At the point when other teams start citing fatigue, they seem to be getting stronger. Jupp Heynckes's side, the first to beat Barcelona 4-0 since Dynamo Kyiv in 1997, have scored 55 goals in their past 10 games. 

No team since the introduction of the away goals rule has overcome a first-leg deficit of that score in European competition, none. If Bayern get one in the Camp Nou, Barcelona will need six. 

It is more than a year since the last occasion they did not manage an away goal. Exit Bayern Munich, enter Borussia Dortmund.

BvB 09, as they are known, the only unbeaten team in this season’s UEFA Champions League, came up against familiar foes, the defending La Liga champions, Real Madrid. Los Blancos had already been beaten once by Dortmund in the group stages and required a last-gasp equalizer at the Santiago Bernabeu to snatch a draw. 

They already had the scalp of Real Madrid once, could they do it again against the ‘Special One,’ Jose Mourinho, who is rarely beaten twice?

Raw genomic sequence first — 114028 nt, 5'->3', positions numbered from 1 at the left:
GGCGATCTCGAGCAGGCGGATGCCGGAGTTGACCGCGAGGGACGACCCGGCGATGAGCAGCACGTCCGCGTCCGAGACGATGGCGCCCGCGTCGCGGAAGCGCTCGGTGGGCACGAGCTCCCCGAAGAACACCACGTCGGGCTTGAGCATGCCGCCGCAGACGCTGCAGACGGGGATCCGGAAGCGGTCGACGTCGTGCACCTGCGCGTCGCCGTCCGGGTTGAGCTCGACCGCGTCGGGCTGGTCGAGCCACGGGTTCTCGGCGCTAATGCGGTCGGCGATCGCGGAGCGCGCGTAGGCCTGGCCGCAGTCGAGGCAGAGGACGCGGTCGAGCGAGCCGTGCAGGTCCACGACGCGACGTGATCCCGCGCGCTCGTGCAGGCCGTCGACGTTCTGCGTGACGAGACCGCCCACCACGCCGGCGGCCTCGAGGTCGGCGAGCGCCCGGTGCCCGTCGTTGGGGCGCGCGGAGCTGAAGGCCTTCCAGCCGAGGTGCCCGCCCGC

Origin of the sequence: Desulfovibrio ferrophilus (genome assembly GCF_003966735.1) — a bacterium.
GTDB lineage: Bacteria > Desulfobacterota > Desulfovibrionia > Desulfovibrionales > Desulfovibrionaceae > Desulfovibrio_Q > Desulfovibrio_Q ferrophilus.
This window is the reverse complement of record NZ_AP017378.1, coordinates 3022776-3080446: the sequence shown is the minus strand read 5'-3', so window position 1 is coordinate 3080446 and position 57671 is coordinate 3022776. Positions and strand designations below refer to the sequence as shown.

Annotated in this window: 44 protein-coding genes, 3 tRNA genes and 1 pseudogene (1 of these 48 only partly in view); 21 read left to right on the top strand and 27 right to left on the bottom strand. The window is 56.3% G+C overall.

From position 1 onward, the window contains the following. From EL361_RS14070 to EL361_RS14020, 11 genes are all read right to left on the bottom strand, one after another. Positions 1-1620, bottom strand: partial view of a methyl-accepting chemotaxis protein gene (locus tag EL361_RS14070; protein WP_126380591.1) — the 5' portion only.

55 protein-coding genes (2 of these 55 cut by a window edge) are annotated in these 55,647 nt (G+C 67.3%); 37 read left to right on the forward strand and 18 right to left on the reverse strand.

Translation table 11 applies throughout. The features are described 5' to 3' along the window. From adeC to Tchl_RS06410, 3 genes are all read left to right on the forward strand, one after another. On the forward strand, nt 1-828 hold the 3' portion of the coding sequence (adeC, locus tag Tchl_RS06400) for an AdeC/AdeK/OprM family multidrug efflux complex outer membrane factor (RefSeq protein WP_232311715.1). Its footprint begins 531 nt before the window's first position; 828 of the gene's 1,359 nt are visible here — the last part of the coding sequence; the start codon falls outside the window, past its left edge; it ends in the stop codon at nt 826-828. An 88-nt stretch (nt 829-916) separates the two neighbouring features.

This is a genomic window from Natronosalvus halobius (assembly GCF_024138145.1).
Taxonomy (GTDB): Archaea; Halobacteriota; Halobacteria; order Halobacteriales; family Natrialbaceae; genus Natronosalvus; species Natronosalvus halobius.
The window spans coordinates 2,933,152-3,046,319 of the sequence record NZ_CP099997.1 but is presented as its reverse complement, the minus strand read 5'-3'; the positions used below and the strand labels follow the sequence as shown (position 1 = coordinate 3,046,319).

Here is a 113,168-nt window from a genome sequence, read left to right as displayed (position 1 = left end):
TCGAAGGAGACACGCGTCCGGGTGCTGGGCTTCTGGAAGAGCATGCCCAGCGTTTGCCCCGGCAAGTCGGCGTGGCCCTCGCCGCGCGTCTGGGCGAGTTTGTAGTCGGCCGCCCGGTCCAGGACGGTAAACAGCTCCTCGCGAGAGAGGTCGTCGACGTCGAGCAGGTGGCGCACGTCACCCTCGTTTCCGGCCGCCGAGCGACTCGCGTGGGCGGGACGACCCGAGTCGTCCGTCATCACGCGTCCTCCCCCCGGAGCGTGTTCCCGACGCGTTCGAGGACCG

Borussia Dortmund matched Bayern Munich’s brilliance against Barcelona with a stunning show of their own. Robert Lewandowski took his chance and capitalized on the spotlight to show just why almost everyone is after his signature. 

His four goals encapsulated an all-action display by Dortmund as Jose Mourinho’s men fell apart in devastating fashion. Dortmund pressed intensely in their own half, were fluid in their opponent’s and the front three of Gotze, a stellar Reus and the deadly Lewandowski worked like a well-oiled machine.